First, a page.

Guest Commentary: The Elegant Rube

Jul 14, 2003  •  Post A Comment

Wellllllllll, doggies! Uncle Jed has left us-and with Buddy Ebsen goes one of the most underrated television character actors of all time.
Rural humor has rarely been appreciated in broadcast history. Madison Avenue hates it. Particularly since 1971, if sitcoms or dramas were not urban, topical, gritty, dysfunctional, sexual or profanity-laden, they were and still are treated as a stench infiltrating the noses of critics, network suits and anyone without an appreciation of the folklore of the South.
Buddy Ebsen was never nominated for an Emmy. Neither was Andy Griffith (until his role in the miniseries “Washington: Behind Closed Doors”). Neither was Edgar Buchanan. Neither was Lorne Greene. Neither was Eddie Albert. Walter Brennan was nominated but never won. If you were the lead performer on any rural-oriented series, never mind if you were a dynamite actor, forget receiving any recognition-except from the millions of people who loved you.
By the time Ebsen hooked on as Fess Parker’s sidekick in the Walt Disney miniseries “Davy Crockett” in the 1950s, he had already scored a home run in television. A short-lived failure in the NBC series “Northwest Passage” did not kill his chances for the biggest role of his career.
“The Beverly Hillbillies” is one of the few series that can trigger the memory of viewers as to where they were on the Wednesday night of its 1962 premiere. Within five weeks, “Hillbillies” was television’s No. 1 show and remained so for two seasons.
For nine years, the Clampetts outfoxed, outmaneuvered and outpossumed the city slickers of Beverly Hills, Calif. By the time the ’70s arrived and some of the plots stretched into women’s liberation and college protests, things were pretty lame. Those first five years, on the other hand, were and still are drop-dead funny.
Paul Henning gave Ebsen the character of a lifetime. Henning cut his teeth as a writer on “The Burns and Allen Show” and “The Bob Cummings Show.” The logic of Henning’s Clampetts was of the same collective mold as Gracie Allen. Gracie may have left everyone else confused, but her logic always made perfect sense to her. Same with the Clampetts. Gracie’s humor, by order of George Burns, was never to lampoon or embarrass her. That’s how Paul Henning learned. Consider this: The Clampetts were never embarrassed.
Every rural sitcom had to have a strong lead who could underplay to a broadly drawn set of supporting characters. Andy Griffith realized after the first half-season the need to tone down his extreme drawl in contrast to the frenetic character of Barney Fife.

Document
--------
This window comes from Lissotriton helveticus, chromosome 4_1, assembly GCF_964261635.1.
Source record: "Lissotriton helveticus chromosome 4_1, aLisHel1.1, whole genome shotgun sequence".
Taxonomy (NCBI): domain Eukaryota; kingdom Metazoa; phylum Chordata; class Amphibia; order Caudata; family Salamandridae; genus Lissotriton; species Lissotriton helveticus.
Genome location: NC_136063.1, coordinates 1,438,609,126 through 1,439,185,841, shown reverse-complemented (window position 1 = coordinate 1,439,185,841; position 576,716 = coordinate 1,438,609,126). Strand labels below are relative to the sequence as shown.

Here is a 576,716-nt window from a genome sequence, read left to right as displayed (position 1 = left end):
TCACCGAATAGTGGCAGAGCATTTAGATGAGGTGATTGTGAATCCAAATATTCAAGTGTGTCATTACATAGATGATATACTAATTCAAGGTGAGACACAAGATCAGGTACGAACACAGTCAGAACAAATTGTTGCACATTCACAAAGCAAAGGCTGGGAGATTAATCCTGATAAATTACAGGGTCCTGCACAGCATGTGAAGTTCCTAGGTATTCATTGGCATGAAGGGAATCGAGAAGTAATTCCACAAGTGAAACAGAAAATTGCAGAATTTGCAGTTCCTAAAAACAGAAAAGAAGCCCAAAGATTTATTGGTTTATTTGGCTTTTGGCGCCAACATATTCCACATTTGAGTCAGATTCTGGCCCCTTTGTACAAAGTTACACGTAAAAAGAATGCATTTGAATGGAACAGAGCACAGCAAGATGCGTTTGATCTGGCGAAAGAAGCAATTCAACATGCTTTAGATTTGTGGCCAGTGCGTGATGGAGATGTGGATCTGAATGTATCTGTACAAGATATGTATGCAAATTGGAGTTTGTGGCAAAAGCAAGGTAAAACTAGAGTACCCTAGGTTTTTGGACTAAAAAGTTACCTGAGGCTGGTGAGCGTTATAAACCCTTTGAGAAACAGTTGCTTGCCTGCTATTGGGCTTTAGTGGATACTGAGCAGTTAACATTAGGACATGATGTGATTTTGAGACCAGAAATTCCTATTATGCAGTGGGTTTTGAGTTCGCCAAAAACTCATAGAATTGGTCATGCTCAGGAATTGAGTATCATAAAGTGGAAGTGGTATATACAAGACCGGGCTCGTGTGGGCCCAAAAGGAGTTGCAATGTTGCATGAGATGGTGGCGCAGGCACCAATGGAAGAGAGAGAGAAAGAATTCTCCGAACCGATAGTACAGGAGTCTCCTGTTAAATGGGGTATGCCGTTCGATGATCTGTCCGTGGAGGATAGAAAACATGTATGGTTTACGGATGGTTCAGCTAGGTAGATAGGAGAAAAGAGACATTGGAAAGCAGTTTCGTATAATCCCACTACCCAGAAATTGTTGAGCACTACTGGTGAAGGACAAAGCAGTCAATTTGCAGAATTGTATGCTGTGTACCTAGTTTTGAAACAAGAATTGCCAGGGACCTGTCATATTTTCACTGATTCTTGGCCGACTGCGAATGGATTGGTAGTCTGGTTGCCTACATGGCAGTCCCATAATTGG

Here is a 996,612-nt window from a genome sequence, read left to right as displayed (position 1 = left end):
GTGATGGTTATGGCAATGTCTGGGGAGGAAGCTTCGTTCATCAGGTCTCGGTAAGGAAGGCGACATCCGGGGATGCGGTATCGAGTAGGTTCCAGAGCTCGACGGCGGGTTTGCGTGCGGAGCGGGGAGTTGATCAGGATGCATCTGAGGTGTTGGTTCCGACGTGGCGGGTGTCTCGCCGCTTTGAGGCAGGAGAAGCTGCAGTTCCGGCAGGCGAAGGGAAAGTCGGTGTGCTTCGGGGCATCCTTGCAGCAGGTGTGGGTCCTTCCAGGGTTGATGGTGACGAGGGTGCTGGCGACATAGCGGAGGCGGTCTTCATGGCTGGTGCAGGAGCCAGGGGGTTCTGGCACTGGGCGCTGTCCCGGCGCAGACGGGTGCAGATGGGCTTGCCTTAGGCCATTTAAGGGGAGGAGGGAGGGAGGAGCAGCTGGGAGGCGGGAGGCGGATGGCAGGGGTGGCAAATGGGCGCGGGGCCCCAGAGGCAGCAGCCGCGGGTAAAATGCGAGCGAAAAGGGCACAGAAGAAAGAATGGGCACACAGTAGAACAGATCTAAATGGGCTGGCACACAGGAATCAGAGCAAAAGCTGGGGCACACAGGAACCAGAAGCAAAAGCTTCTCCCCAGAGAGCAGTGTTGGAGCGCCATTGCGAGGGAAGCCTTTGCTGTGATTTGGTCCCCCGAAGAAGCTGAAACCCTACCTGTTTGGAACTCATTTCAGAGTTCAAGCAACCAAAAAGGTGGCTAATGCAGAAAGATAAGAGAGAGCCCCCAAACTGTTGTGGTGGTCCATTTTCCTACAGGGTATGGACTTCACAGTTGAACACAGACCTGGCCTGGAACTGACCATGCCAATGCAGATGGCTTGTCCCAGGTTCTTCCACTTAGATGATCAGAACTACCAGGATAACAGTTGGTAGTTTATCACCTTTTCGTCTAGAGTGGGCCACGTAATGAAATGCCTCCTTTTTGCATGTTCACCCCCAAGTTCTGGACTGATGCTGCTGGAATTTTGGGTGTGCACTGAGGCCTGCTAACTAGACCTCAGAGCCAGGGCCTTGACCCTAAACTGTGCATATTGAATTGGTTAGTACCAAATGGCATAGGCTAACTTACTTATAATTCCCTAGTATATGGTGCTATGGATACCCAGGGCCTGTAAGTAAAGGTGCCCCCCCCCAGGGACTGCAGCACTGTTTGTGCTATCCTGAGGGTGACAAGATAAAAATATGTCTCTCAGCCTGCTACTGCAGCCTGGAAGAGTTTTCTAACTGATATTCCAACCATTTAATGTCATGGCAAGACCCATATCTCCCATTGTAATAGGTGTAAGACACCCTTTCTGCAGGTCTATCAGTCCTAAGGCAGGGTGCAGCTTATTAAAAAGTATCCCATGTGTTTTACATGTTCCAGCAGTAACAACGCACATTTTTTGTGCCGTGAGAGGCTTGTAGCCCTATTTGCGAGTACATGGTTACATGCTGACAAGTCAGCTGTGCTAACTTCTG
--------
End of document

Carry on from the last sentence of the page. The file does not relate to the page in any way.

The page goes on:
As Jed Clampett, Buddy Ebsen was an unselfish actor. “The Beverly Hillbillies” became Irene Ryan’s show and occasionally Max Baer Jr.’s. Had Ebsen not played Jed as the more understated and rational of the transplanted Arkansans, we would have worn tired of them well before nine years of weekly visits. He had to subordinate his ego as the first-billed star of the show to play to the strengths of the series. This was “ensemble acting” well before a critic gave the label to “The Mary Tyler Moore Show.”
Actors such as Ebsen, Griffith, Greene and Bea Benaderet were never rewarded for much the same reason Bill Cullen was perpetually ignored in the game show genre: They were too good at making others look good to gain the appreciation of award committees.
When Ebsen returned as “Barnaby Jones” 16 months after the end of “Hillbillies,” he fooled everyone. Viewers simply felt as comfortable with him as with turkey and cranberry sauce on holidays. “Barnaby Jones” lasted 81/2 seasons and eventually became a top 20 show. Ebsen was playing Jed Clampett in a business suit.
The critics never embraced his work. Only the legions of viewers loved him. Four “Hillbillies” episodes from the 1963-64 season remain among the 50 most-watched single episodes in TV history. Between 1962 and 1982, Ebsen appeared on more episodes of prime-time CBS series than any other performer.
Uncle Jed will still be using the cue sticks as pot-passers at the fancy eatin’ table on Thanksgiving Day. He’ll be whittlin’ outside the front door while ol’ Duke takes another snooze. He’ll still be listenin’ for that music that always means somebody’s at the front door. He’ll be waitin’ at the table for Granny’s deviled hawk eggs, grits and gopher gravy. He’ll still be sayin’ about Jethro: “One of these days, I’ve gotta have a looooooong talk with that boy!” He’ll be forever with us in that priceless commodity-reruns.
The word “legend” is as much a cliche today as the standing ovation. Buddy Ebsen does not fit that cliche. He is indeed a television legend-even if the only people who recognize it are those of us who watched him week after week.
Steve Beverly is a professor of broadcasting at Union University in Jackson, Tenn.